What are Flat Feet?
People may experience musculoskeletal issues as a result of how their feet are shaped, whether their issues come genetically or through some repetitive stress throughout their lives. Chiropractic care can be of great assistance to those who are bothered by flat feet. Flat feet, or “fallen arches”, occur when the foot arch collapses. This means that the foot’s sole has come completely in contact with the ground. In up to 1/3 of people, the arch never even develops to reach a proper height. This can happen to one or both feet. Babies may appear to have flat feet due to “baby fat” and the fact that arch development has not yet occurred, so it is not usually a major concern when the condition is seen in infants.
Training the Feet to Prevent Flat Feet
Feet can actually be trained, as a result of performing certain exercises regularly and walking barefoot, to develop the arches. Typically, the arch is established by 6 years of age. Parents can assist children who walk on the “outer edges of the feet, or…limp”. If the children have pain after walking, particularly in the calves, knees, or feet, this can indicate the presence of flat feet. It is very often important that parents intervene during their child’s foot development and long after to make sure that the child learns proper posture when walking to avoid future difficulties later in their lives. Flat feet have been shown to be less common in those who have grown up walking barefoot regularly versus those who wore shoes more often during development.
Flat Feet in Adults
Adults can acquire flat feet as a result of “faulty biomechanics”, foot stress, injury, or illness. The increased risk factors for this are obesity, diabetes, hypertension, being a woman over 40, or pregnancy. Those who develop flat feet as an adult will likely have this condition permanently, as many aspects of the body’s major development have slowed or stopped at a certain age. That’s why, adults have to remember how to maintain proper and posture and gait as well.
There are people who have what is called a “flexible flatfoot”. These individuals have flat feet when standing at their full height but have an arch when they “dorsiflex” (pull just the toes back or stand on heels). In this case, the Windlass mechanism is functional, and the medial longitudinal arch is still there. Muscle training can be helpful, but arch height will not increase. Nonetheless, muscles training may prevent the from drastically leveling out. Foot muscles are short and no longer grow in adults.1
Diagnosis and Treatment
The flat foot is diagnosed visually and with the “wet footprint” test. The more of the sole that appears during the simple test, the flatter the person’s foot is. Flexible flat feet usually have no symptoms. These days, if there is no pain, the military will no longer automatically turn down those with flat feet. People with “rigid flatfoot”, when the foot remains flat even when not standing, may experience pain due to the bone problems present in the feet. Arthritic patients may need more help than wearing orthotics: “ankle fusion” may be a medical solution. Traditional treatments will include orthotics for those who have lower leg, back, and knee pain. Foot gymnastics and exercises may be recommended. Orthoses that have more material added to them over time can help to raise the arch in some patients. Patients may wear these for the rest of their lives.2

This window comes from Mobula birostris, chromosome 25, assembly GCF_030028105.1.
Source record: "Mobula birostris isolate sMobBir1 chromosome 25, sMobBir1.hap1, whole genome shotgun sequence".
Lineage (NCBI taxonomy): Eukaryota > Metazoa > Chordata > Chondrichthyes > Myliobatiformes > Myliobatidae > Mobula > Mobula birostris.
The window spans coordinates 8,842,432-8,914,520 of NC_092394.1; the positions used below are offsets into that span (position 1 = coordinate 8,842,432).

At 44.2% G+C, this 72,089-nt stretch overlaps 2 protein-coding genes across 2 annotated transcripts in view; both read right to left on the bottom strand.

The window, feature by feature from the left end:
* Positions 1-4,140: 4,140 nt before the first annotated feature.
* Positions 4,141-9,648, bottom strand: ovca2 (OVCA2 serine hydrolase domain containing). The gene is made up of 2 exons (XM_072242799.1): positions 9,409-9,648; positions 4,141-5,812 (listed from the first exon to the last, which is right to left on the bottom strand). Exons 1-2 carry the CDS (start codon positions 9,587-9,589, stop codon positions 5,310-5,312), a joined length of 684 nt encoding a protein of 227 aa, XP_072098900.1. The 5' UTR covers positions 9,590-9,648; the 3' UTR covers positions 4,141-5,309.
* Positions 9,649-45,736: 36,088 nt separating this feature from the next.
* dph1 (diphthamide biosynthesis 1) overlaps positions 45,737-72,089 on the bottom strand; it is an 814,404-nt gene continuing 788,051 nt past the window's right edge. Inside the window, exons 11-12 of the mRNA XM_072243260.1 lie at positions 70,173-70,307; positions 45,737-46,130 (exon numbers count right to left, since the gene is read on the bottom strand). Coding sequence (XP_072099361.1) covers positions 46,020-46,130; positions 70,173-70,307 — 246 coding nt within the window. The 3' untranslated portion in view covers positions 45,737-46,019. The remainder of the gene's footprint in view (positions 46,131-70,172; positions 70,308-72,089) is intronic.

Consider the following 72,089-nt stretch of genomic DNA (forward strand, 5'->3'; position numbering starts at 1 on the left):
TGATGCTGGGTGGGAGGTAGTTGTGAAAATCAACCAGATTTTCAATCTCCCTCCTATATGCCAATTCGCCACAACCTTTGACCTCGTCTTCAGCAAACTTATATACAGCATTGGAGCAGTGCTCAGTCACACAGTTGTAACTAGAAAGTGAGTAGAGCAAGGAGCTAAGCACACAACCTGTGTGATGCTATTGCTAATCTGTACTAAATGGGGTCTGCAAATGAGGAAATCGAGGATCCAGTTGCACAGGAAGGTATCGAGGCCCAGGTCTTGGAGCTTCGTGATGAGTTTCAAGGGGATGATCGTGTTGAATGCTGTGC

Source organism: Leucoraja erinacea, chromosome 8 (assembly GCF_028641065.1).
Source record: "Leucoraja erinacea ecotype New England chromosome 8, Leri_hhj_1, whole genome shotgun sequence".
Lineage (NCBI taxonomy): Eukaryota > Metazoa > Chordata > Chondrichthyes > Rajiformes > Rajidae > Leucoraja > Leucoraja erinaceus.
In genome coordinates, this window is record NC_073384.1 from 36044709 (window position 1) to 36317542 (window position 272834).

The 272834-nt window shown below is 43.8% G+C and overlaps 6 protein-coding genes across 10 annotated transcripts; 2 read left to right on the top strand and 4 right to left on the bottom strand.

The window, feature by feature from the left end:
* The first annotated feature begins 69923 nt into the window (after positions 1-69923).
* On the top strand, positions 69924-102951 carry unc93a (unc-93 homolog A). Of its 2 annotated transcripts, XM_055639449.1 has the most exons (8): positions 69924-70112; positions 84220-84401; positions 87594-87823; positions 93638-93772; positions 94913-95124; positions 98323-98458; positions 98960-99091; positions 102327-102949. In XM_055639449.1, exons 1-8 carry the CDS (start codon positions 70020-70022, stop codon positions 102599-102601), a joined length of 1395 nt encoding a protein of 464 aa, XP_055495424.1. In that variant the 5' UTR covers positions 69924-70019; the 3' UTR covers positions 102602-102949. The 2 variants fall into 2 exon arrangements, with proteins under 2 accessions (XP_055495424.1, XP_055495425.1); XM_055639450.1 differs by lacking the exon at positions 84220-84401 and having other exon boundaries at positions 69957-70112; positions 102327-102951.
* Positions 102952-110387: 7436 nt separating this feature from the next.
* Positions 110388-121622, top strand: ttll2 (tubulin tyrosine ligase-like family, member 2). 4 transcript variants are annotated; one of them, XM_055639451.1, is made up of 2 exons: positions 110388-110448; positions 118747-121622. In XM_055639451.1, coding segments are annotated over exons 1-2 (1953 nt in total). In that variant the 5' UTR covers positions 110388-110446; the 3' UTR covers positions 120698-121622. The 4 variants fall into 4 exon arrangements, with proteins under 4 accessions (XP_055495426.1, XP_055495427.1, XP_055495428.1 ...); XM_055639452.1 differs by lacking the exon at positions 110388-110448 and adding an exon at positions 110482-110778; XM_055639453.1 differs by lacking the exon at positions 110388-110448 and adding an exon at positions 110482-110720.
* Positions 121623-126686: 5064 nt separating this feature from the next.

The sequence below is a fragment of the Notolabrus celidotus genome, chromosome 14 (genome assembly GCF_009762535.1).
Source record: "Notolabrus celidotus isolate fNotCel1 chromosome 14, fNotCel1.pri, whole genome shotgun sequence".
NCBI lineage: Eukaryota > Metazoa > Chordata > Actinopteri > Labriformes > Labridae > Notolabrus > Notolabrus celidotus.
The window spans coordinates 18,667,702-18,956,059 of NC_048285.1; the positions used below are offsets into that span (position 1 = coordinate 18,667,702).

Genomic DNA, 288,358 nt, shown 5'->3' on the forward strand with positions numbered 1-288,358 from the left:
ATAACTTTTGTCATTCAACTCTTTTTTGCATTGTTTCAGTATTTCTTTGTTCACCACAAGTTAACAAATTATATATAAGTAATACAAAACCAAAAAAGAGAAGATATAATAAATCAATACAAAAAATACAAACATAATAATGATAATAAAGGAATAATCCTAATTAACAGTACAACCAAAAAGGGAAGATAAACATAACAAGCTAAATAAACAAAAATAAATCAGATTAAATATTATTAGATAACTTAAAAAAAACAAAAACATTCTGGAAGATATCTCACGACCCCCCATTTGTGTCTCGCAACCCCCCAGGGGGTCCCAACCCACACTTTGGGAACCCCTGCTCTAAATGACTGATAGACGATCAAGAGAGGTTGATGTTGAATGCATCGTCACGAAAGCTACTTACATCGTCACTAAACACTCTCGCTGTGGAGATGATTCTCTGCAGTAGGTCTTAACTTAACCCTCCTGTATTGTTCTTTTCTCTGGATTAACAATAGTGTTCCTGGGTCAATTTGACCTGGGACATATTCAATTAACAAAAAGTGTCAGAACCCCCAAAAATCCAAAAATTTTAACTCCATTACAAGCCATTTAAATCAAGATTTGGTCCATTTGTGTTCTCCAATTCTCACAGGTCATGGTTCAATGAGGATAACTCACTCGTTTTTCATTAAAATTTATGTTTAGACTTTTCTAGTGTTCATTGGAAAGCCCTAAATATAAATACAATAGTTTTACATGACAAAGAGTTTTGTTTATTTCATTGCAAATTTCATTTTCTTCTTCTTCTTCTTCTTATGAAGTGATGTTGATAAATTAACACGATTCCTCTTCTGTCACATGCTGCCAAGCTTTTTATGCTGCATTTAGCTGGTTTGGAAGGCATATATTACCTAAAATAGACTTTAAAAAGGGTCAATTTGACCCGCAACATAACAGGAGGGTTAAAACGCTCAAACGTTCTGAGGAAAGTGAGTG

Chiropractors may look for “excessive pronation” (foot rolling inward) in patients complaining of shin splints and other leg and foot problems. In the “Achilles Tendon Test”, for example, pronation will be obvious because instead of the Achilles tendon running straight down, it will twist at the heel, jutting out the inner ankle bone. In the “Used Shoes Test”, the shoes that the patient has been regularly using over a very long period of time are viewed at eye level. If they tilt inwards, or if there are “wear marks along the outer edge of the heel and inner edge of the toe areas”, this indicates excessive pronation.
Chiropractors will often recommend orthotic devices.3 It is very important that the orthoses fit the patient well and have the proper materials: “support is needed for all three arches of the foot, along with cushioning and shock absorption”. Every patient is different, so it is not uncommon for patients to have to get custom orthotics rather than just walking into a store and easily finding the right shape for them.4 Pain and misalignment caused by compensation for flat feet will often cause further problems in the rest of the body, which could then, in turn, worsen the patient’s overall condition. Regular chiropractic treatment can help those with musculoskeletal issues and pain as a result of their having flat feet.
Find out more information about a type of orthotic.